According to the 1976 New Jersey Appellate Division case of Stein v.Fellerman, alimony and support obligations may not be discharged in bankruptcy. However, portions of a property settlement agreement that are not viewed as being like alimony, such as debt assumed as part of equitable distribution, are indeed dischargeable. The burden of proof would be on the spouse claiming the liability is nondischargeable. To determine the nature of an obligation, courts are not bound by the label or title in the property settlement agreement. According to the United States Third Circuit case of Gianakas v. Gianakas, in determining whether obligations arising out of a divorce settlement are actually support obligations, a court must “look beyond the label attached to an obligation by a settlement agreement to examine its true nature.” The intent of the parties at the time of the settlement agreement must be discerned. To do so, the court must analyze the following three factors: 1) the language of the agreement in the context of surrounding circumstances; 2) the parties’ financial circumstances at the time of the settlement; and 3) the function of the obligation at the time of the divorce or settlement. The New Jersey Appellate Division found that after applying these principles, Judge Donaldson correctly concluded that Deborah met her burden of proving that Harvey’s obligations were analogous to spousal support or maintenance in nature and not dischargeable.
The property settlement agreement was clear as to the intention of the parties. Conversely, the fact that some of the obligations that Harvey wished to discharge were contained under the “Equitable Distribution,” section was not dispositive of the issue of dischargeability. Moreover, Article XI, paragraph * explicitly provided that the parties intended the section headings for reference only, and not to have any substantial impact on the interpretation of the agreement. Furthermore, the parties clearly anticipated and contemplated the potential and effect of Harvey filing for bankruptcy in the future, and the need for Deborah to be supported regardless of his bankruptcy status, when they entered into the agreement. The certifications of Harvey and his attorney, James Thompson expressed the understanding as to the support-related nature of the agreement. Thompson specifically certified that “it was clearly the intent of the parties that all of the defendant’s obligations under the agreement were necessary as spousal support,” regardless of the classification of the obligation as alimony or equitable distribution.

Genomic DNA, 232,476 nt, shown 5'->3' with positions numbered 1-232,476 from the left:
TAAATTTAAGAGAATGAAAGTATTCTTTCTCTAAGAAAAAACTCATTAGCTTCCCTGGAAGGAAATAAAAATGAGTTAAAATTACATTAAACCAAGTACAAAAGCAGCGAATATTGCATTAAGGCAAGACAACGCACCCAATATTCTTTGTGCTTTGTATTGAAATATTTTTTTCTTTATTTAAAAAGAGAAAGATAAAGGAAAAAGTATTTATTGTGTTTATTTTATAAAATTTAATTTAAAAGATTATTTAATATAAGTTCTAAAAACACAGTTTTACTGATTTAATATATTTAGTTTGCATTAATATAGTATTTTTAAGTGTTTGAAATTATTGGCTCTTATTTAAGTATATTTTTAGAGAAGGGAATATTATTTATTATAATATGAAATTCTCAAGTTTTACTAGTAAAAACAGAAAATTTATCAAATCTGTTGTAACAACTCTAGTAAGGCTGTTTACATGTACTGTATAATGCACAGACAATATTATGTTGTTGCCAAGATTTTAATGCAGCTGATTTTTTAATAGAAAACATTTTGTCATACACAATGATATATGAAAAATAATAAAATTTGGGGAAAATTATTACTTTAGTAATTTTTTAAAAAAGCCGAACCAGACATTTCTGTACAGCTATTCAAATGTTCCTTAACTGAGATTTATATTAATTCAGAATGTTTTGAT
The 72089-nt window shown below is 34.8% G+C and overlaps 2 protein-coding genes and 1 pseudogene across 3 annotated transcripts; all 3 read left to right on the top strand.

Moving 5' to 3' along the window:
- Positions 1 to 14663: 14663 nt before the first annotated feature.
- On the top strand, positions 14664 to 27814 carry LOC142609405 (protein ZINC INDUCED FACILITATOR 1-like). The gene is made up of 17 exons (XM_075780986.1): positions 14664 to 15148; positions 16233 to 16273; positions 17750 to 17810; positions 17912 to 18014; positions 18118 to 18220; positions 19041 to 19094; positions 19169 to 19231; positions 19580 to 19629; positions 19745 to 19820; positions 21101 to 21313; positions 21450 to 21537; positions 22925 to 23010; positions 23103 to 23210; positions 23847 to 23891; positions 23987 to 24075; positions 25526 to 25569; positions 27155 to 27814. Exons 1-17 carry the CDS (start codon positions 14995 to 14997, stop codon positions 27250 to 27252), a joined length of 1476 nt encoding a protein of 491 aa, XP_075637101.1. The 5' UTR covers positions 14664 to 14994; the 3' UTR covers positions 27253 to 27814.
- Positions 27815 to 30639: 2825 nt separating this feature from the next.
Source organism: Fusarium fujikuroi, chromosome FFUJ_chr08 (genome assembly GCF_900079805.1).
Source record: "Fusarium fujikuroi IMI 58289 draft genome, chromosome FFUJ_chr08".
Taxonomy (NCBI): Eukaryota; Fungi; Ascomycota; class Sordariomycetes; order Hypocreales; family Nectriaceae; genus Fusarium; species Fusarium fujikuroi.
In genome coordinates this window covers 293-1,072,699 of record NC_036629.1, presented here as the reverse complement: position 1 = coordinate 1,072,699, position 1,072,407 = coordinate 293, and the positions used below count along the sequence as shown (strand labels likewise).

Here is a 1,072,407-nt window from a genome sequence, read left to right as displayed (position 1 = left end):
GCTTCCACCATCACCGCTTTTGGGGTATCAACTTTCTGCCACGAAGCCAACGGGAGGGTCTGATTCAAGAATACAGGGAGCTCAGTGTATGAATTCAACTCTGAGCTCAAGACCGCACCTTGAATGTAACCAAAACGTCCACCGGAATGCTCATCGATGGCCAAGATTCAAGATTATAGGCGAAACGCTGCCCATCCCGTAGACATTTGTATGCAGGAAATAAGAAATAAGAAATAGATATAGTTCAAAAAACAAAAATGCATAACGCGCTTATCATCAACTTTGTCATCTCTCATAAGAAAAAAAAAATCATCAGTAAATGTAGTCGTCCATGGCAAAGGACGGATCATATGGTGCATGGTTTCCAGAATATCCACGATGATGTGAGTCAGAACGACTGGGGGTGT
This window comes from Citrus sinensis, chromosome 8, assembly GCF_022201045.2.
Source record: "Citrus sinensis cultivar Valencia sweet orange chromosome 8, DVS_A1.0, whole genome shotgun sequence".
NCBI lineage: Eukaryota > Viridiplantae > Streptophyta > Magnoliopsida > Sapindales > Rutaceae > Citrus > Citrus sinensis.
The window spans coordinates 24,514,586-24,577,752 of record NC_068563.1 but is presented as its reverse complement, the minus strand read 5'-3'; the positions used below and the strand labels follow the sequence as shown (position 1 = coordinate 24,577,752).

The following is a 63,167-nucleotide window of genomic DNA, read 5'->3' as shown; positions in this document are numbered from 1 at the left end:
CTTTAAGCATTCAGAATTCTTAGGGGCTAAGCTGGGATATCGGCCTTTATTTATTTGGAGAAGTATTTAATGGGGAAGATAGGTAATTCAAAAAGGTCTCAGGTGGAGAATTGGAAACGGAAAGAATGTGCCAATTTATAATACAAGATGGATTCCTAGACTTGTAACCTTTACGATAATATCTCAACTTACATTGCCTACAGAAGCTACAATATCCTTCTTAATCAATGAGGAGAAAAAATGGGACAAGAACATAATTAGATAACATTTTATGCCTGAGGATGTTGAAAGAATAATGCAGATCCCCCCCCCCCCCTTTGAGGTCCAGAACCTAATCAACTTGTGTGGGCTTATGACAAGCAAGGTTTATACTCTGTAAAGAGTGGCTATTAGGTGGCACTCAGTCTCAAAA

The clear language of Article XI provided a conclusive answer as to the nature of Harvey’s obligations under the property settlement agreement as support-related. The remaining two factors of the Gianakas test, the financial circumstances of the parties at the time of the settlement, and the function served by the obligation at the time of settlement also support the position that the obligations were support-related in nature. Deborah suffered from various illnesses, including asthma, chronic bronchitis, sciatica and gastroesophageal reflux disease at the time of the divorce. She was also unemployed at that time, and left the marriage with no assets other than the tangible personal property which person retained. She did not have a pension, 401K, property or items of value, other than the $ 300 per week she would receive from Harvey as alimony and her share of his practice, which she was to receive in installments over seven years. On the other side of the coin, Harvey was a certified public accountant with an established practice who was able to provide a very comfortable lifestyle for his family throughout the marriage. Consequently, the New Jersey Appellate Division found that Harvey must be held accountable for his obligations under the property settlement agree, and thus affirmed and remanded the case to Judge Donaldson for an enforcement hearing.
If you face an issue with child support here in New Jersey, please reach out to my law firm today to learn how we may be of assistance.